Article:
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Whole fat milk, yoghurt cause fewer heart diseases

14 September 2018

Milk, according to new research, indeed does a body good.

The high intake group (mean intake of 3.2 servings per day) had lower rates of total mortality (3.4% vs 5.6%), non-cardiovascular mortality (2.5% vs 4%), cardiovascular mortality (0.9% vs 1.6%), major cardiovascular disease (3.5% vs 4.9%), and stroke (1.2% vs 2.9%), when compared to no intake group.

The worldwide collaboration of researchers asked over 135,000 people in 21 countries to complete a food diary at the beginning of the study, and followed their health for an average of 9.1 years.

People whose only dairy intake was whole-fat products still had significantly lower risk with higher intake of both the composite endpoint (HR 0.71 for more than two versus less than half a serving a day, 95% CI 0.60-0.83) and total mortality and major cardiovascular disease separately (HRs 0.75 and 0.68).

A large global study has found that people who consume full-fat dairy have lower rates of cardiovascular disease and mortality than those who do not.

"It is probably wise and beneficial to be sure you're including dairy in that overall heart-healthy dietary pattern, but we would continue to recommend that you make lower fat selections in the dairy products", Carson told MedPage Today regarding the study, with which she was not involved. Yet, they note "it is not the ultimate seal of approval for recommending whole-fat dairy over its low-fat or skimmed counterparts".

Higher intake of milk and yoghurt (above 1 serving per day) was associated with lower rates of the composite outcome, which combines total mortality and cardiovascular disease (milk: 6.2% vs 8.7%; yoghurt: 6.5% vs 8.4%), compared to no consumption. What's more full-fat options may improve health outcomes.

It found no significant link between dairy fats and cause of death or, more specifically, heart disease and stroke - two of the biggest killers often associated with a diet high in saturated fat.

The PURE study has been controversial for a wide range of findings contravening conventional dietary advice, from salt to vegetable intake. Most of the dairy considered in the study was consumed in the form of milk and yogurt - not enough cheeses and butters were consumed to affect health outcomes. "We are suggesting the net effect of dairy intake on health outcome is more important than looking exclusively at one single nutrient".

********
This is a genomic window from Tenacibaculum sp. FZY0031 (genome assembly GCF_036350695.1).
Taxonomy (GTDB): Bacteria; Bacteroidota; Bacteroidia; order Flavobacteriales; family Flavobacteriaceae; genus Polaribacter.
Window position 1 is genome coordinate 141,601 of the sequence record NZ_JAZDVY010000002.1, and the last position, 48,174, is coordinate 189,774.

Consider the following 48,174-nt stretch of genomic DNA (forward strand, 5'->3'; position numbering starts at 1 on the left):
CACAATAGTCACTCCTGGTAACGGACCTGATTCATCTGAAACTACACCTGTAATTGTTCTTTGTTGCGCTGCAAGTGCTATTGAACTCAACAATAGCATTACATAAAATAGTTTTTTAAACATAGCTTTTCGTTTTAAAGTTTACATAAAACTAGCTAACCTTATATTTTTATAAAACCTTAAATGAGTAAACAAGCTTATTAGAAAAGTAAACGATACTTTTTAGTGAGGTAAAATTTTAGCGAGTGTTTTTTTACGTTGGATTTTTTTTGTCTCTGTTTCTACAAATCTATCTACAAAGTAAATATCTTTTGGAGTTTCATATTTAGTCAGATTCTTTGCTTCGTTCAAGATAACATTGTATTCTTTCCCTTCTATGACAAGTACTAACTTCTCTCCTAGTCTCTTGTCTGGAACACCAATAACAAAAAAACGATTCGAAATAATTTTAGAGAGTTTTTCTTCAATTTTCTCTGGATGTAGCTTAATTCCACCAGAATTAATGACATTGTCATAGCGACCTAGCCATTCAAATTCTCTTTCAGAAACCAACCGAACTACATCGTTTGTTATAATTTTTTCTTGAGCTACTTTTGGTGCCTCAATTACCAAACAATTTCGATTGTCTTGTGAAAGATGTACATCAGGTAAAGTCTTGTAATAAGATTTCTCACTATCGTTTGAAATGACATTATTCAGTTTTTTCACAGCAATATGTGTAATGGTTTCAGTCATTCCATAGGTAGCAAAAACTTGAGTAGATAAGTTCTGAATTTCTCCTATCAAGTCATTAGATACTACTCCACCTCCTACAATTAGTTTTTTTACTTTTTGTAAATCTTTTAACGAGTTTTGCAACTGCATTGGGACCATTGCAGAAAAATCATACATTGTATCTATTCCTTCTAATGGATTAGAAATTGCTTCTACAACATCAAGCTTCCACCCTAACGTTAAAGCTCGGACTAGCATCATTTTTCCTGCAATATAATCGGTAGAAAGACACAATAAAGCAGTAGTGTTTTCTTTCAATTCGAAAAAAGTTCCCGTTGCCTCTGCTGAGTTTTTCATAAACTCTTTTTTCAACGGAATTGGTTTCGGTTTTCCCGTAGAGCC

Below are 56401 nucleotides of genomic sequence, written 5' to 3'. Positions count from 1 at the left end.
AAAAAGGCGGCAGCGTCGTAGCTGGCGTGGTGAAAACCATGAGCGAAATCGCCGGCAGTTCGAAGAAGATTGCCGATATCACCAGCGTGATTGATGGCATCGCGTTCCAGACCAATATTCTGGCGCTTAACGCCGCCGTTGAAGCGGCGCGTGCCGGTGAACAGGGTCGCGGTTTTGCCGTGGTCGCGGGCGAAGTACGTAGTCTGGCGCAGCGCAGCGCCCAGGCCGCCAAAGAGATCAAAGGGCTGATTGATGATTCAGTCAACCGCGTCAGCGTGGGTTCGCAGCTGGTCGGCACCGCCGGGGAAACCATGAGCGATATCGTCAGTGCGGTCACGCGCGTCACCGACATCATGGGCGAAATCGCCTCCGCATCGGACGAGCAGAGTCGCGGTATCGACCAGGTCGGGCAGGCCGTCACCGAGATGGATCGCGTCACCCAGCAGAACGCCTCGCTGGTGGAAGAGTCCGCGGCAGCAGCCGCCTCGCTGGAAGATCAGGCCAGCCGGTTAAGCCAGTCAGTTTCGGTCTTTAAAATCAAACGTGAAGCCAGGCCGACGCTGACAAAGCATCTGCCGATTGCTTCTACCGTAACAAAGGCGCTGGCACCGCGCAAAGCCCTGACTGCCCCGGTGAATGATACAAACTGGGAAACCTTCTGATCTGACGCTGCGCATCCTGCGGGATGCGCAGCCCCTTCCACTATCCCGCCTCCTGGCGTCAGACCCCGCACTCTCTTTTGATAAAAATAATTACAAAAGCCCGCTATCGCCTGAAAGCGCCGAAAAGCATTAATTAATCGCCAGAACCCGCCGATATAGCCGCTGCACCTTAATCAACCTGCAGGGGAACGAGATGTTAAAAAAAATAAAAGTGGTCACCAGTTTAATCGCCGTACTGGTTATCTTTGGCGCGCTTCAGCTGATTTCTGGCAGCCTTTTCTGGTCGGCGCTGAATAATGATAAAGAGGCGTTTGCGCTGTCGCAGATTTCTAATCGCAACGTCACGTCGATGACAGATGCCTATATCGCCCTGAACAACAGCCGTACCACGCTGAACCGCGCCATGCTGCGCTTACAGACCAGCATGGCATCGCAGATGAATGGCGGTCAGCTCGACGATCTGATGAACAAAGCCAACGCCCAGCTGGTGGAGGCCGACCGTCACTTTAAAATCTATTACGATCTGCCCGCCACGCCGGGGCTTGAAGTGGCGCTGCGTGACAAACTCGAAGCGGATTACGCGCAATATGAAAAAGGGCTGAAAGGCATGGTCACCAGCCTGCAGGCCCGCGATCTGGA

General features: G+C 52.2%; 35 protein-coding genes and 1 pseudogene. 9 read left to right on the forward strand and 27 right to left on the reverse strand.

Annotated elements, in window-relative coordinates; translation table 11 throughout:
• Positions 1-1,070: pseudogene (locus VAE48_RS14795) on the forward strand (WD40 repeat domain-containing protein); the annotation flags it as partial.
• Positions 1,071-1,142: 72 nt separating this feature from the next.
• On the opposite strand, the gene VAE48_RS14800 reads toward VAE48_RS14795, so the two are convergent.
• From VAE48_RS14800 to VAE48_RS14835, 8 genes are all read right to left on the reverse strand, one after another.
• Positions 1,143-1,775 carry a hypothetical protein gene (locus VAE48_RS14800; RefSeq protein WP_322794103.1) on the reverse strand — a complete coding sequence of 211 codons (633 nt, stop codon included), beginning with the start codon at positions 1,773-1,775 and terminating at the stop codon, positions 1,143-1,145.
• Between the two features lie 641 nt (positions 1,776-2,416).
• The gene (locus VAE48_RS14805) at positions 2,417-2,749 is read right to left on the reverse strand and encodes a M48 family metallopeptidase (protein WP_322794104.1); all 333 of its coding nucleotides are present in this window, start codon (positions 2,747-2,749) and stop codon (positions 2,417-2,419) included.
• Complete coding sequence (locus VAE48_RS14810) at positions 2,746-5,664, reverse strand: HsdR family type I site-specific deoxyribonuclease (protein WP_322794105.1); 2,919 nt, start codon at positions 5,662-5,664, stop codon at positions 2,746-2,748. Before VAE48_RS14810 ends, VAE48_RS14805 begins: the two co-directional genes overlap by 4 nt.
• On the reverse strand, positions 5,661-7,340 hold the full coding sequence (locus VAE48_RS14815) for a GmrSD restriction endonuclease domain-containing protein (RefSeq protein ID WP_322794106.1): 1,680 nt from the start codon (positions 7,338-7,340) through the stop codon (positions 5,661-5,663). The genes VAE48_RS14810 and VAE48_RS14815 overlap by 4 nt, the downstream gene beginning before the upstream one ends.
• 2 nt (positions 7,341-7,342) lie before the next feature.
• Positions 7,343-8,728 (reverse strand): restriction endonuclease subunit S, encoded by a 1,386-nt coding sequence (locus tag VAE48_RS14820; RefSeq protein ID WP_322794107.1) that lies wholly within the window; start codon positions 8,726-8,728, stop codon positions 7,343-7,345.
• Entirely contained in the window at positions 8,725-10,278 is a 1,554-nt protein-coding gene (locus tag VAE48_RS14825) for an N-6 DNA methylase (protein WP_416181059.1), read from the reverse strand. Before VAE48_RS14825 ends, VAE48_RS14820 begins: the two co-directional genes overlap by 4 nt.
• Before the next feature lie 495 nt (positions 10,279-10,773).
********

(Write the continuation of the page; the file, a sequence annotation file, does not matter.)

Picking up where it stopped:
"What I really want to emphasise is that consumption shouldn't be discouraged but encouraged especially in low-income countries and even in high-income countries where consumption is low", Dr Meghan said. But they also point out that evidence suggests some saturated fats may be beneficial to cardiovascular health.

Earlier this year the Government's Scientific Advisory Committee on Nutrition (SACN) published a consultation on saturated fat, which is part of a process of regularly assessing available evidence to see if guidelines should change.

'Dairy can be an essential component of a healthy and balanced diet as they care a good sources of calcium, protein, and vitamins A and D'.

"Dairy products don't need to be excluded from the diet to prevent heart and circulatory diseases and are already part of the eatwell guide, which is the basis for our healthy eating recommendations in the UK". The dairy intake was self-reported by the individuals through a questionnaire.

For years, specialists like advised low-corpulent dairy merchandise over the fleshy-corpulent versions, that are larger in energy and have confidence extra saturated corpulent. "Three servings is moderate consumption, and moderate consumption is beneficial". "Similarly, people shouldn't take the results too excess and eat as much dairy as they like".

"Ideally, the PURE study group should consider another analysis in 5 to 10 years to confirm the findings of this initial analysis or, at the very least, should do an age-stratified analysis rather than an adjustment for age alone", write Louie and Rangan.

Whole fat milk, yoghurt cause fewer heart diseases